AstraZeneca on Tuesday received $23.7 million in funding from a US government agency to advance the development of antibody-based COVID-19 treatments as the British drugmaker ramps up efforts beyond its potential vaccine to combat the pandemic.
The funding from the Biomedical Advanced Research and Development Authority (BARDA) is part of a collaboration deal between AstraZeneca, BARDA and the Defense Advanced Research Projects Agency (DARPA) to back the drugmaker’s development of a monoclonal antibody treatment against the new coronavirus.
The agreements, which are AstraZeneca’s second set of deals with authorities in the US, are expected to help the drugmaker move two COVID-19 antibody therapies it has licensed from researchers into clinical studies in the next two months.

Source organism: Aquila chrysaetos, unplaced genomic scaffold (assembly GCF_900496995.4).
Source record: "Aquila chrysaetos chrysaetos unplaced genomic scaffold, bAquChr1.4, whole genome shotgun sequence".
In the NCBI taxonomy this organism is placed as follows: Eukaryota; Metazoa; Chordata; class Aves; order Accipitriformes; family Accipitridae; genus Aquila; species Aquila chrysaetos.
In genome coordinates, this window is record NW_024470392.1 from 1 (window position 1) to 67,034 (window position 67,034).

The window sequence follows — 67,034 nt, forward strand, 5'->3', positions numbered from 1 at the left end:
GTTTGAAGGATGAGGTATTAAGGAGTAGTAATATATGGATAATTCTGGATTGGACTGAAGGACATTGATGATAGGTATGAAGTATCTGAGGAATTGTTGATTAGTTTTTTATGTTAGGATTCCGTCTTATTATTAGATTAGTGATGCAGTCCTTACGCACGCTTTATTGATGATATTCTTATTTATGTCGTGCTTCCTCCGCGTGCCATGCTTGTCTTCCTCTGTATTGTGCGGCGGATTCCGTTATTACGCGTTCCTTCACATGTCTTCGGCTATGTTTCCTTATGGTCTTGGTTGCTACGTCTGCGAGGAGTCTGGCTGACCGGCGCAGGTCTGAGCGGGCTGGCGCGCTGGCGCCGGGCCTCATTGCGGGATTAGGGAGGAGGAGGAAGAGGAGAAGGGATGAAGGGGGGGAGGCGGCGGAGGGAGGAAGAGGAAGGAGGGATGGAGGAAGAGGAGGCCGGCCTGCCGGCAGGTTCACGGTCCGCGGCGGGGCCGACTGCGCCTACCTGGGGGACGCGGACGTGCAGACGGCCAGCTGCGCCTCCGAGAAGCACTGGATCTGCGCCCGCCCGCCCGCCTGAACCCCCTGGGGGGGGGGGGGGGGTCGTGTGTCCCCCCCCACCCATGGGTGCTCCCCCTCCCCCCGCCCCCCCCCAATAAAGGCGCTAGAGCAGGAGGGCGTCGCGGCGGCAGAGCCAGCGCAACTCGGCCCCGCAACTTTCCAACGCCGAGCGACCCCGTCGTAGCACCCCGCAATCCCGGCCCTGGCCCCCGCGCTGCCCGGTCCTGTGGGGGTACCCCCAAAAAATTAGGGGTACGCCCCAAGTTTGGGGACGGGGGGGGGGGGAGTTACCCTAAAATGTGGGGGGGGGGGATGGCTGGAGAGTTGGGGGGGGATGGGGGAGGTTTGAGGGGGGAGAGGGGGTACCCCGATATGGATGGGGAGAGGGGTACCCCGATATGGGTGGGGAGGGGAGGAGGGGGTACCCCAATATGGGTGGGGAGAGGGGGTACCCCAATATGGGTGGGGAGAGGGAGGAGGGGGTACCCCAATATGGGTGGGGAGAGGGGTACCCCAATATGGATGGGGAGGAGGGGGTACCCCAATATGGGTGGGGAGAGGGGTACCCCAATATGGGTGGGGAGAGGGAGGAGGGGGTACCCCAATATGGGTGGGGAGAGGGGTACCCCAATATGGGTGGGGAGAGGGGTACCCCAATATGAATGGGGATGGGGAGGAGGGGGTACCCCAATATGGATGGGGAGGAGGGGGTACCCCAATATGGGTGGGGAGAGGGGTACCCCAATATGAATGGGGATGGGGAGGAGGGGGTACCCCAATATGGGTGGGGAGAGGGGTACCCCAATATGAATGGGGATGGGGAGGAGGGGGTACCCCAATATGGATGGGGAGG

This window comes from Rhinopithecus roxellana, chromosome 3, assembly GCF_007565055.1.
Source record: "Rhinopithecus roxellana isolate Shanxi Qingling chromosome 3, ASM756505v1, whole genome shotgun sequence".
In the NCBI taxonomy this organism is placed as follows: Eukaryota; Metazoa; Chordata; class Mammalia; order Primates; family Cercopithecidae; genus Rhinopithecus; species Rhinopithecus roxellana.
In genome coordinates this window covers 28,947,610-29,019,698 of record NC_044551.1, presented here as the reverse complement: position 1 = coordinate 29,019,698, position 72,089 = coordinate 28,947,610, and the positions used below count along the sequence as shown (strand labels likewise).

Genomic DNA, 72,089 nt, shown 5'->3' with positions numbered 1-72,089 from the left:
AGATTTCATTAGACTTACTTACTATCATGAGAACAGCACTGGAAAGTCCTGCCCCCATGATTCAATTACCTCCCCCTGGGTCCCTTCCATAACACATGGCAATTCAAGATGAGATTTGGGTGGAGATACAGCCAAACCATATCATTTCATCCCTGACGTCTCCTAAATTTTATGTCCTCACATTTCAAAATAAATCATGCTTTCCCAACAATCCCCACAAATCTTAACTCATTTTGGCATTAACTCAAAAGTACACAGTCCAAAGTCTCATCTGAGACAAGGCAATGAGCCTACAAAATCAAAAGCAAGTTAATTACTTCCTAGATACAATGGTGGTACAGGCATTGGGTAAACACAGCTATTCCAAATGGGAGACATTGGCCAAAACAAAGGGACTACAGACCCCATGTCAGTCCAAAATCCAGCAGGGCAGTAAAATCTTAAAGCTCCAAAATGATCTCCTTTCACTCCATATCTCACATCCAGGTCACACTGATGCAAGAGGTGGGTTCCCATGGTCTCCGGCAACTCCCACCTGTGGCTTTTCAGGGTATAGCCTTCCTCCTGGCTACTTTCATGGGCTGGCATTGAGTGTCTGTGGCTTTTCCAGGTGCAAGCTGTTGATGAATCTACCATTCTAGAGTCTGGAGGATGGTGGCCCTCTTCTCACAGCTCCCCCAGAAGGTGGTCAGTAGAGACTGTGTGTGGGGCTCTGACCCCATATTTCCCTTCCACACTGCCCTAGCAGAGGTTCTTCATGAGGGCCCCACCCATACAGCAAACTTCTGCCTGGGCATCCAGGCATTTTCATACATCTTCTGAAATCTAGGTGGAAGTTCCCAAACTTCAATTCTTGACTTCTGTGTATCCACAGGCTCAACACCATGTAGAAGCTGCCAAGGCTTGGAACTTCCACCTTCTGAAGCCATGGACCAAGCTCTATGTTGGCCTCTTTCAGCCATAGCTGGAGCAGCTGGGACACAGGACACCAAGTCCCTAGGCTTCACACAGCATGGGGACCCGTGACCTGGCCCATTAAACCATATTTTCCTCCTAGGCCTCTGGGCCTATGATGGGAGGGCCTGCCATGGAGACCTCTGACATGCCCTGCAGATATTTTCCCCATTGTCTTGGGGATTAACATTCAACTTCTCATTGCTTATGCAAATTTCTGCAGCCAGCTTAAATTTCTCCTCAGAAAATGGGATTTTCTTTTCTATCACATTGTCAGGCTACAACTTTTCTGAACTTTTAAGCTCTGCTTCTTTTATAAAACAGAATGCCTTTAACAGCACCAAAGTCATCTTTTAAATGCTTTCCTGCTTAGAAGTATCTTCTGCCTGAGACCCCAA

Companies and governments are scrambling to bring a solution for the illness caused by the coronavirus to market as soon as possible, and many in the medical community believe antibody-based therapies hold great potential.
The US has already secured 300 million doses of AstraZeneca’s experimental COVID-19 vaccine, AZD1222, and Defense Secretary Mark Esper vowed last month that the US military and other parts of the government would work with the private sector to produce a vaccine at scale by year-end.
AstraZeneca said it has licensed six monoclonal antibody candidates from Vanderbilt University in Nashville, Tennessee. Two of those six prospective proteins will be tested as a combination approach for COVID-19.
Antibodies are generated in the body to fight off infection. Monoclonal antibodies mimic natural antibodies and can be isolated and manufactured in large quantities to treat diseases in patients.